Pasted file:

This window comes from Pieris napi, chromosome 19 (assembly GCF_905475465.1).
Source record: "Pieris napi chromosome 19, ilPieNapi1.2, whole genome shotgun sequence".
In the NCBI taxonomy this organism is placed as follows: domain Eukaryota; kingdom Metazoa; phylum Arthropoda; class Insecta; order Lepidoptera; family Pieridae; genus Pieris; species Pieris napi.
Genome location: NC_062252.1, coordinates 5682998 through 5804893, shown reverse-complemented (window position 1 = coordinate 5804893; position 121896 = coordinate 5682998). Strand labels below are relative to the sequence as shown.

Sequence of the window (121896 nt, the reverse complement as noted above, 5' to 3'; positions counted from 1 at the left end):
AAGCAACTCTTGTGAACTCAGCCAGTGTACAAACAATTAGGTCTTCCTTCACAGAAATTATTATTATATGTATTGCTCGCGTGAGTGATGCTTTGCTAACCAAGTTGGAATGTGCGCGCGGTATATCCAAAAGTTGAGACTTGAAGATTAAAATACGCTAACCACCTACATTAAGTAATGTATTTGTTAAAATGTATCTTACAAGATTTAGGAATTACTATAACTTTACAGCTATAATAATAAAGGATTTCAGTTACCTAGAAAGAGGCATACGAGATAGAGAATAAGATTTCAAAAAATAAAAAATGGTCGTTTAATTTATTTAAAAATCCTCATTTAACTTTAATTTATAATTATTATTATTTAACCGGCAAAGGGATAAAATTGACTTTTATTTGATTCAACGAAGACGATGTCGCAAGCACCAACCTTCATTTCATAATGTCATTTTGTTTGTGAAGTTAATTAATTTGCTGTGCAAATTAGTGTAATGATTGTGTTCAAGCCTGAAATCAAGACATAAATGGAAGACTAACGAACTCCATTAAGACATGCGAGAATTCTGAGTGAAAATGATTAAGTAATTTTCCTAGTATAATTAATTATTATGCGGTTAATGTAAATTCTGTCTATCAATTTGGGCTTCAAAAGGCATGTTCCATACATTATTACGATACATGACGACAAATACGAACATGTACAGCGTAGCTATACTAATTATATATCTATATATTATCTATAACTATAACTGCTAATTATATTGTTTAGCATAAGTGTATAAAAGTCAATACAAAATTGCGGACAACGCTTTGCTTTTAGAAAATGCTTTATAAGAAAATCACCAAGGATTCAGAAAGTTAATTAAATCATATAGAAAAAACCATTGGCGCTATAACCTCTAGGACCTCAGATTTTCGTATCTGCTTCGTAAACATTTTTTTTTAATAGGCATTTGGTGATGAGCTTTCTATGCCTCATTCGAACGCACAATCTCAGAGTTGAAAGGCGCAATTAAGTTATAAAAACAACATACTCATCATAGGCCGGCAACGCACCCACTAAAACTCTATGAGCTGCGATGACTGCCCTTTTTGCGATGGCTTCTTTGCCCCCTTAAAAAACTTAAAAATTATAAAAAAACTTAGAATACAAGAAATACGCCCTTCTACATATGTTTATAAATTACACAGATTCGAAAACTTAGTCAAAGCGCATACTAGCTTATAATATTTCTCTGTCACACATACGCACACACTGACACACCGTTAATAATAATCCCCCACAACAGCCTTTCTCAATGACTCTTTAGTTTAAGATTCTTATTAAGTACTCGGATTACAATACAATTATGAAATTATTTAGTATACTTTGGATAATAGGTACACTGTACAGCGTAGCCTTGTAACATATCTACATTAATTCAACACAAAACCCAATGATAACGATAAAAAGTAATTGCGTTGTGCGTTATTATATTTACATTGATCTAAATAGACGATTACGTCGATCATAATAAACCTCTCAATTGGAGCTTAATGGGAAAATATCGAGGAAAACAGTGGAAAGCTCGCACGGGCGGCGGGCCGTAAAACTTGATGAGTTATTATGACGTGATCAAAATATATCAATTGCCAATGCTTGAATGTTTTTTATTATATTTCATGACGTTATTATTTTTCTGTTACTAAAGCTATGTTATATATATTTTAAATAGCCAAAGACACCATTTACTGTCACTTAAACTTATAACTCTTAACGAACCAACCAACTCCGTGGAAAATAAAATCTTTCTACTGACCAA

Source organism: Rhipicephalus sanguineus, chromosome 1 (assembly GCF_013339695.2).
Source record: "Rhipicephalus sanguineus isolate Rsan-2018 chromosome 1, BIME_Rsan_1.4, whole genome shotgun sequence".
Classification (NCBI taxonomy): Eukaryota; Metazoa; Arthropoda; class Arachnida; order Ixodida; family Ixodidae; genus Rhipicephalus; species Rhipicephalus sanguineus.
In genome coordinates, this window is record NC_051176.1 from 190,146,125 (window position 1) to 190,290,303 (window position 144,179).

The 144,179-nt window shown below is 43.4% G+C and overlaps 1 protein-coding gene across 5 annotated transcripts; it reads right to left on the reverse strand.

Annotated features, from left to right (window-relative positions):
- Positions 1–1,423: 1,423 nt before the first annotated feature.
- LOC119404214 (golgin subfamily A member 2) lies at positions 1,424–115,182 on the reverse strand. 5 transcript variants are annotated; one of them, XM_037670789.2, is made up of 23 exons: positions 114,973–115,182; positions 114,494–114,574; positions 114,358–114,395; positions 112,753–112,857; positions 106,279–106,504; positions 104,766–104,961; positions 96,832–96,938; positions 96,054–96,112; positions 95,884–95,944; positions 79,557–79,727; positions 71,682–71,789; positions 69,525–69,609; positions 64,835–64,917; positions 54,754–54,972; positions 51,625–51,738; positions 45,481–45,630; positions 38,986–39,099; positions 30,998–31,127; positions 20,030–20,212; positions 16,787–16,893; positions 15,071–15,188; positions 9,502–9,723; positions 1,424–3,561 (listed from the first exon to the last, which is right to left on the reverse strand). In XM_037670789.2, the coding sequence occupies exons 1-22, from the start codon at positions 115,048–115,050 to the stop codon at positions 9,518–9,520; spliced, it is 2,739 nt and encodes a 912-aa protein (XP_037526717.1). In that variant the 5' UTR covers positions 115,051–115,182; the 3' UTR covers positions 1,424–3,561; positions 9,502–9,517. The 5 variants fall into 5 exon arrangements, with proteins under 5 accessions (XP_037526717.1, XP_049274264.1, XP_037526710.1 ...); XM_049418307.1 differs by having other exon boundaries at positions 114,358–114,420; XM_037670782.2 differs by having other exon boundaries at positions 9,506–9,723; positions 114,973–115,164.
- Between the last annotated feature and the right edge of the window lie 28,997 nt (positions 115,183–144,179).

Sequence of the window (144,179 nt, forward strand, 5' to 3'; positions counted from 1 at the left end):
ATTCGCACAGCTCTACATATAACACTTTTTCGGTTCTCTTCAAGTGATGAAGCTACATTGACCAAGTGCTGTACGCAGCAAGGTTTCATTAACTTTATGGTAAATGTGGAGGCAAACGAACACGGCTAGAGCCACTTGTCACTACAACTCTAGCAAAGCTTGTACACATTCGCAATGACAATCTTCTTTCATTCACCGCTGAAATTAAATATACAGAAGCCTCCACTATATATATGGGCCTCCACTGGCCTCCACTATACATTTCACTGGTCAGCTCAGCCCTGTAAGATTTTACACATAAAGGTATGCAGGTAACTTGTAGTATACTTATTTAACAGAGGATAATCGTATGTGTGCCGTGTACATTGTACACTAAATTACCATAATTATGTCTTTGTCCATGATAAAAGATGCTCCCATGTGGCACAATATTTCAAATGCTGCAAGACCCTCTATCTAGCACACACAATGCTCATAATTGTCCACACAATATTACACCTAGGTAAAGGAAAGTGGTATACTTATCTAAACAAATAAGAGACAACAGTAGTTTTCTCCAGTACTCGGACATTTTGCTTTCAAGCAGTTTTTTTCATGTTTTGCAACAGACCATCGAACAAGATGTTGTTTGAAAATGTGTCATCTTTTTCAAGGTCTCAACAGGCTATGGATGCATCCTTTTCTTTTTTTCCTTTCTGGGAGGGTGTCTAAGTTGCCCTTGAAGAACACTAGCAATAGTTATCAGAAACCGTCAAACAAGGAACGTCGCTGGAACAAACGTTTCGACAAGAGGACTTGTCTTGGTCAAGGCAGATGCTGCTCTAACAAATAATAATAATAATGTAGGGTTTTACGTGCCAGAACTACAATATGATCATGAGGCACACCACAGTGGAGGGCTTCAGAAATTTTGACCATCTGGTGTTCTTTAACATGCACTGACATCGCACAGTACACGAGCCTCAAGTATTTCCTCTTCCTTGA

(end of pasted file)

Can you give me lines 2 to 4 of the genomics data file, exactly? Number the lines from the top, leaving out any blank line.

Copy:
Source record: "Pieris napi chromosome 19, ilPieNapi1.2, whole genome shotgun sequence".
In the NCBI taxonomy this organism is placed as follows: domain Eukaryota; kingdom Metazoa; phylum Arthropoda; class Insecta; order Lepidoptera; family Pieridae; genus Pieris; species Pieris napi.
Genome location: NC_062252.1, coordinates 5682998 through 5804893, shown reverse-complemented (window position 1 = coordinate 5804893; position 121896 = coordinate 5682998). Strand labels below are relative to the sequence as shown.